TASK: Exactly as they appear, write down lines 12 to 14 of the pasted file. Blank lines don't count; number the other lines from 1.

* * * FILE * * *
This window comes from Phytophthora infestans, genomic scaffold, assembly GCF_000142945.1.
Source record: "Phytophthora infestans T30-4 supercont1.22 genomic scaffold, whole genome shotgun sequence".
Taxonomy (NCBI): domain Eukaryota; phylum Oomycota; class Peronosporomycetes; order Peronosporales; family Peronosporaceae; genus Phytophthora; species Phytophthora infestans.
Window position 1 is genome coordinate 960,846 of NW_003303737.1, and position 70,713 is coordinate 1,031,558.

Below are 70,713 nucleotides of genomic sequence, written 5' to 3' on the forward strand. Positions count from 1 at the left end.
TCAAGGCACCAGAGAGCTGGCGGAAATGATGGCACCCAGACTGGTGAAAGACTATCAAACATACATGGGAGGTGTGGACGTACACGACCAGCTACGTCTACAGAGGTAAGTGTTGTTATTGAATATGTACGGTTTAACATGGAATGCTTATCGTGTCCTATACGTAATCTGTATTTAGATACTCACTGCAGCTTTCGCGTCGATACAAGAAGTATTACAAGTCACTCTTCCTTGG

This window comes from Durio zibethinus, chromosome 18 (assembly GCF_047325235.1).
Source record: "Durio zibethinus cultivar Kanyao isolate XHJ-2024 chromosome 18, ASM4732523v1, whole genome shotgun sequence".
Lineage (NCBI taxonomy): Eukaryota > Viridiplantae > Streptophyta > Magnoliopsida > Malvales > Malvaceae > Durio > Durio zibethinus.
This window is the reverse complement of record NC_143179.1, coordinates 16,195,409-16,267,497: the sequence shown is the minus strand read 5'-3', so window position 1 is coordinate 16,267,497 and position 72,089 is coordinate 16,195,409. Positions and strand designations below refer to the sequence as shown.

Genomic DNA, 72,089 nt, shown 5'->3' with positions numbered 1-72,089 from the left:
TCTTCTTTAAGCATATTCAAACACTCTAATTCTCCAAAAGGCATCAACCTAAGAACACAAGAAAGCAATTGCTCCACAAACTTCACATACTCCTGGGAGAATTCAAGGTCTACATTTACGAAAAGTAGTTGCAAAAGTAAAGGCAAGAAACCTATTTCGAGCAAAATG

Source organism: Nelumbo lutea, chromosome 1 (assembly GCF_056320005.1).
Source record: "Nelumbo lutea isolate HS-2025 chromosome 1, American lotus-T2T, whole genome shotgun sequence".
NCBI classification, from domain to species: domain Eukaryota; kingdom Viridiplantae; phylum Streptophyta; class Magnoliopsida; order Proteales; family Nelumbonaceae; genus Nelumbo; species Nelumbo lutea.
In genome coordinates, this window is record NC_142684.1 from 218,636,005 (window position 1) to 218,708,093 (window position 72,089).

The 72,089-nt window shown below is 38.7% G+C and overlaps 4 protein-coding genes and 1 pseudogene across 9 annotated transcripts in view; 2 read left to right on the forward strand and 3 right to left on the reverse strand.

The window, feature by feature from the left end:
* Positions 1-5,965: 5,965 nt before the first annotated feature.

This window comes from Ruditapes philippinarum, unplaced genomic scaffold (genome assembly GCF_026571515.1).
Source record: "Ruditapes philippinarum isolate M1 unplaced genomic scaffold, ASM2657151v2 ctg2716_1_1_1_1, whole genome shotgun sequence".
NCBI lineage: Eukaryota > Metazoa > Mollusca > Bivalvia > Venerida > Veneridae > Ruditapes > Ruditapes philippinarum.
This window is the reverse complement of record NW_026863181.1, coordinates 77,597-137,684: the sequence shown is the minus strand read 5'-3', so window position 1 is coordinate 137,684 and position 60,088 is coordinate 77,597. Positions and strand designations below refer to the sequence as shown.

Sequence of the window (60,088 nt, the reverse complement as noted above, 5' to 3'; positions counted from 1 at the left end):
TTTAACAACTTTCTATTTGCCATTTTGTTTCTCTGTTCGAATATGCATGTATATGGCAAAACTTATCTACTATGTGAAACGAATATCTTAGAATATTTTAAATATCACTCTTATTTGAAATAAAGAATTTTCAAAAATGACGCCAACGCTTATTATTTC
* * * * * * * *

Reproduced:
TCTTCTTTAAGCATATTCAAACACTCTAATTCTCCAAAAGGCATCAACCTAAGAACACAAGAAAGCAATTGCTCCACAAACTTCACATACTCCTGGGAGAATTCAAGGTCTACATTTACGAAAAGTAGTTGCAAAAGTAAAGGCAAGAAACCTATTTCGAGCAAAATG

Source organism: Nelumbo lutea, chromosome 1 (assembly GCF_056320005.1).
Source record: "Nelumbo lutea isolate HS-2025 chromosome 1, American lotus-T2T, whole genome shotgun sequence".